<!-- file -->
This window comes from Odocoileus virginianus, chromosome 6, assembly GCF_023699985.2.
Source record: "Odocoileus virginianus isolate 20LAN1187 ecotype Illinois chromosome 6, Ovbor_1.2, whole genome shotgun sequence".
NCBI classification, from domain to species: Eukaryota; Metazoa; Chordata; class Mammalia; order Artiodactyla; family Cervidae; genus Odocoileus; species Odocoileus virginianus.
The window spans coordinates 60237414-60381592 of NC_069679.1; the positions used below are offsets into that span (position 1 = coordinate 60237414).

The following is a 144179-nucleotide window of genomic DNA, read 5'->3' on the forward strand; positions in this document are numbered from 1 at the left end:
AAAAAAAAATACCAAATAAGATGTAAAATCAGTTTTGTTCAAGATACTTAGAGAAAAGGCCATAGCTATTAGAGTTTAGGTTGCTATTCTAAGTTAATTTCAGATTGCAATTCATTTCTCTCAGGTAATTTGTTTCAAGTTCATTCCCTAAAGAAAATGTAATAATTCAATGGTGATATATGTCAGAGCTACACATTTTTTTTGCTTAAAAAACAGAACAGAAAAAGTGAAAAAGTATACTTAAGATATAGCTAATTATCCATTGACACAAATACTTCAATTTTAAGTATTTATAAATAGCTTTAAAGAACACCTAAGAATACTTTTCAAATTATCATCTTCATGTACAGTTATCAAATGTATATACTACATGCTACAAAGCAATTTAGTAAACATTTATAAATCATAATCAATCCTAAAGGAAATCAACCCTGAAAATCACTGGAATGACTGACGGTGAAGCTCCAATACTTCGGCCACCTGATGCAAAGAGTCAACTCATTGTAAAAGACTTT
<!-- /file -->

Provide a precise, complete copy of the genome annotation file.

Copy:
This window comes from Odocoileus virginianus, chromosome 6, assembly GCF_023699985.2.
Source record: "Odocoileus virginianus isolate 20LAN1187 ecotype Illinois chromosome 6, Ovbor_1.2, whole genome shotgun sequence".
NCBI classification, from domain to species: Eukaryota; Metazoa; Chordata; class Mammalia; order Artiodactyla; family Cervidae; genus Odocoileus; species Odocoileus virginianus.
The window spans coordinates 60237414-60381592 of NC_069679.1; the positions used below are offsets into that span (position 1 = coordinate 60237414).

The following is a 144179-nucleotide window of genomic DNA, read 5'->3' on the forward strand; positions in this document are numbered from 1 at the left end:
AAAAAAAAATACCAAATAAGATGTAAAATCAGTTTTGTTCAAGATACTTAGAGAAAAGGCCATAGCTATTAGAGTTTAGGTTGCTATTCTAAGTTAATTTCAGATTGCAATTCATTTCTCTCAGGTAATTTGTTTCAAGTTCATTCCCTAAAGAAAATGTAATAATTCAATGGTGATATATGTCAGAGCTACACATTTTTTTTGCTTAAAAAACAGAACAGAAAAAGTGAAAAAGTATACTTAAGATATAGCTAATTATCCATTGACACAAATACTTCAATTTTAAGTATTTATAAATAGCTTTAAAGAACACCTAAGAATACTTTTCAAATTATCATCTTCATGTACAGTTATCAAATGTATATACTACATGCTACAAAGCAATTTAGTAAACATTTATAAATCATAATCAATCCTAAAGGAAATCAACCCTGAAAATCACTGGAATGACTGACGGTGAAGCTCCAATACTTCGGCCACCTGATGCAAAGAGTCAACTCATTGTAAAAGACTTT